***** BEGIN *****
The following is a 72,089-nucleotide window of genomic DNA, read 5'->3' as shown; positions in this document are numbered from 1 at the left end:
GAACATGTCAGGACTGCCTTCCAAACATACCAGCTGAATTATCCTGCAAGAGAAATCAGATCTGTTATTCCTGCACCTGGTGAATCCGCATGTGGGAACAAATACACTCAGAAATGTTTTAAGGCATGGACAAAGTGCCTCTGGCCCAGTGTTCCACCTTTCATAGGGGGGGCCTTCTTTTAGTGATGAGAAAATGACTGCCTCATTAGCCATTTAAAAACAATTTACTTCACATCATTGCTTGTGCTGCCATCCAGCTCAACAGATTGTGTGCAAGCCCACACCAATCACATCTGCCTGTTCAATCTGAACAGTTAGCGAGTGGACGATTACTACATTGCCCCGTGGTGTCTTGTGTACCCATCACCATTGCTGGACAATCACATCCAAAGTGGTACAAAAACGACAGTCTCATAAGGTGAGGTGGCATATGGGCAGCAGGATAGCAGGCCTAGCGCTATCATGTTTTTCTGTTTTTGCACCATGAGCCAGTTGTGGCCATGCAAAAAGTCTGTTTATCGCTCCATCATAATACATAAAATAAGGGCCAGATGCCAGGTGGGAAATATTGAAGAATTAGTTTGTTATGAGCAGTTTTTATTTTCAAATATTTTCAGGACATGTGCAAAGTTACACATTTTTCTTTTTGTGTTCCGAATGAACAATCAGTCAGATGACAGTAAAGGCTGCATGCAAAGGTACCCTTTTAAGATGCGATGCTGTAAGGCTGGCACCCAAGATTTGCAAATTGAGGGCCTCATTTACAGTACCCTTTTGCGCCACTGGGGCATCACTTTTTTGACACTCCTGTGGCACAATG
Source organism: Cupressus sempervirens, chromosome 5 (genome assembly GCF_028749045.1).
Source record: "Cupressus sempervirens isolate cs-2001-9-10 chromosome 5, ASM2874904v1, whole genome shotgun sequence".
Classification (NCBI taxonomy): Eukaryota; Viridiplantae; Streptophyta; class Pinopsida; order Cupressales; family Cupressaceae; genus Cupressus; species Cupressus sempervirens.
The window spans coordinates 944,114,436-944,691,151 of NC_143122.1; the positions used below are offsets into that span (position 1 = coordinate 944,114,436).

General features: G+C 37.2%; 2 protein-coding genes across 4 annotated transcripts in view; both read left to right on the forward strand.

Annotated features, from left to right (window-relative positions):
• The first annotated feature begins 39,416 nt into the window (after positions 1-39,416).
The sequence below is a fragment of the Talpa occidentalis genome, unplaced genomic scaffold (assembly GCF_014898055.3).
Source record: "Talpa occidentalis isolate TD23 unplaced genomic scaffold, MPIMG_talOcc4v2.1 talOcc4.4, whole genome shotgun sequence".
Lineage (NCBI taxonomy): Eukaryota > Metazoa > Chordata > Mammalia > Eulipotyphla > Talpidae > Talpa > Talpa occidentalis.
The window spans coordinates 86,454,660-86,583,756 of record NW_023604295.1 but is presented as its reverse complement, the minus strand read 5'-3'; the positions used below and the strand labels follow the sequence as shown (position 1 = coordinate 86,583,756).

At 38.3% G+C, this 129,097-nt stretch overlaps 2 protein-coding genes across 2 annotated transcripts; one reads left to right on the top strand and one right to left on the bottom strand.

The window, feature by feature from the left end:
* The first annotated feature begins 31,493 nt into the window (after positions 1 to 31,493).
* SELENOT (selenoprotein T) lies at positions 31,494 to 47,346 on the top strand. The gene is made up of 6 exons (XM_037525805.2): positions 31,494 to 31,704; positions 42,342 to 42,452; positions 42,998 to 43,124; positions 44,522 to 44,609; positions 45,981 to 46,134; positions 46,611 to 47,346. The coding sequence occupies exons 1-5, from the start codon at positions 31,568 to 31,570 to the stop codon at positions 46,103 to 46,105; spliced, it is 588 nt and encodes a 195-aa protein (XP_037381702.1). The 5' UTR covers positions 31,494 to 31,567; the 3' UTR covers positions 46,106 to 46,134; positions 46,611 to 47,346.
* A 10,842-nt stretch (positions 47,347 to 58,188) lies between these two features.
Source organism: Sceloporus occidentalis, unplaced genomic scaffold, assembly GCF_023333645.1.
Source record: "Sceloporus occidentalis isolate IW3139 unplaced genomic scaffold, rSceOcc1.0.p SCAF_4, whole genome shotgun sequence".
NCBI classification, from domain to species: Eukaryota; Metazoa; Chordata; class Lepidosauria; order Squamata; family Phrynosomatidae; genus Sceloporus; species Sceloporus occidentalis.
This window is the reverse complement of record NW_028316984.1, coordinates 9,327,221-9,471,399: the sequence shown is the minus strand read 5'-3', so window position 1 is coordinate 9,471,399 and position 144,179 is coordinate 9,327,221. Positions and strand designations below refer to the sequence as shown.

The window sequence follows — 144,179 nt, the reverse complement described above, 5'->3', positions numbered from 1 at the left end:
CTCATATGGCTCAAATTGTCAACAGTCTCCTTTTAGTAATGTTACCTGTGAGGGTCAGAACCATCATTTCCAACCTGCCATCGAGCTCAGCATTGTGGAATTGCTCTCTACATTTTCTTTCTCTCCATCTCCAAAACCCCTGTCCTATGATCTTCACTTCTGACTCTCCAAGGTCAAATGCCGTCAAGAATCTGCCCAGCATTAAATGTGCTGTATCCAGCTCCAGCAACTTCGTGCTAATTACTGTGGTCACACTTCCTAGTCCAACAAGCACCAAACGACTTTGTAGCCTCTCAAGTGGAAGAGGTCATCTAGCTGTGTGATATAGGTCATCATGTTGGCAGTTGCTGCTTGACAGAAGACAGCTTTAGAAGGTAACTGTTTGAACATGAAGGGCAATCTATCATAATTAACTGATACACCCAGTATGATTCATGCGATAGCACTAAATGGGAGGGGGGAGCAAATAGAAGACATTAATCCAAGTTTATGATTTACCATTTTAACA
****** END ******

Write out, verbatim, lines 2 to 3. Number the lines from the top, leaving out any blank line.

GAACATGTCAGGACTGCCTTCCAAACATACCAGCTGAATTATCCTGCAAGAGAAATCAGATCTGTTATTCCTGCACCTGGTGAATCCGCATGTGGGAACAAATACACTCAGAAATGTTTTAAGGCATGGACAAAGTGCCTCTGGCCCAGTGTTCCACCTTTCATAGGGGGGGCCTTCTTTTAGTGATGAGAAAATGACTGCCTCATTAGCCATTTAAAAACAATTTACTTCACATCATTGCTTGTGCTGCCATCCAGCTCAACAGATTGTGTGCAAGCCCACACCAATCACATCTGCCTGTTCAATCTGAACAGTTAGCGAGTGGACGATTACTACATTGCCCCGTGGTGTCTTGTGTACCCATCACCATTGCTGGACAATCACATCCAAAGTGGTACAAAAACGACAGTCTCATAAGGTGAGGTGGCATATGGGCAGCAGGATAGCAGGCCTAGCGCTATCATGTTTTTCTGTTTTTGCACCATGAGCCAGTTGTGGCCATGCAAAAAGTCTGTTTATCGCTCCATCATAATACATAAAATAAGGGCCAGATGCCAGGTGGGAAATATTGAAGAATTAGTTTGTTATGAGCAGTTTTTATTTTCAAATATTTTCAGGACATGTGCAAAGTTACACATTTTTCTTTTTGTGTTCCGAATGAACAATCAGTCAGATGACAGTAAAGGCTGCATGCAAAGGTACCCTTTTAAGATGCGATGCTGTAAGGCTGGCACCCAAGATTTGCAAATTGAGGGCCTCATTTACAGTACCCTTTTGCGCCACTGGGGCATCACTTTTTTGACACTCCTGTGGCACAATG
Source organism: Cupressus sempervirens, chromosome 5 (genome assembly GCF_028749045.1).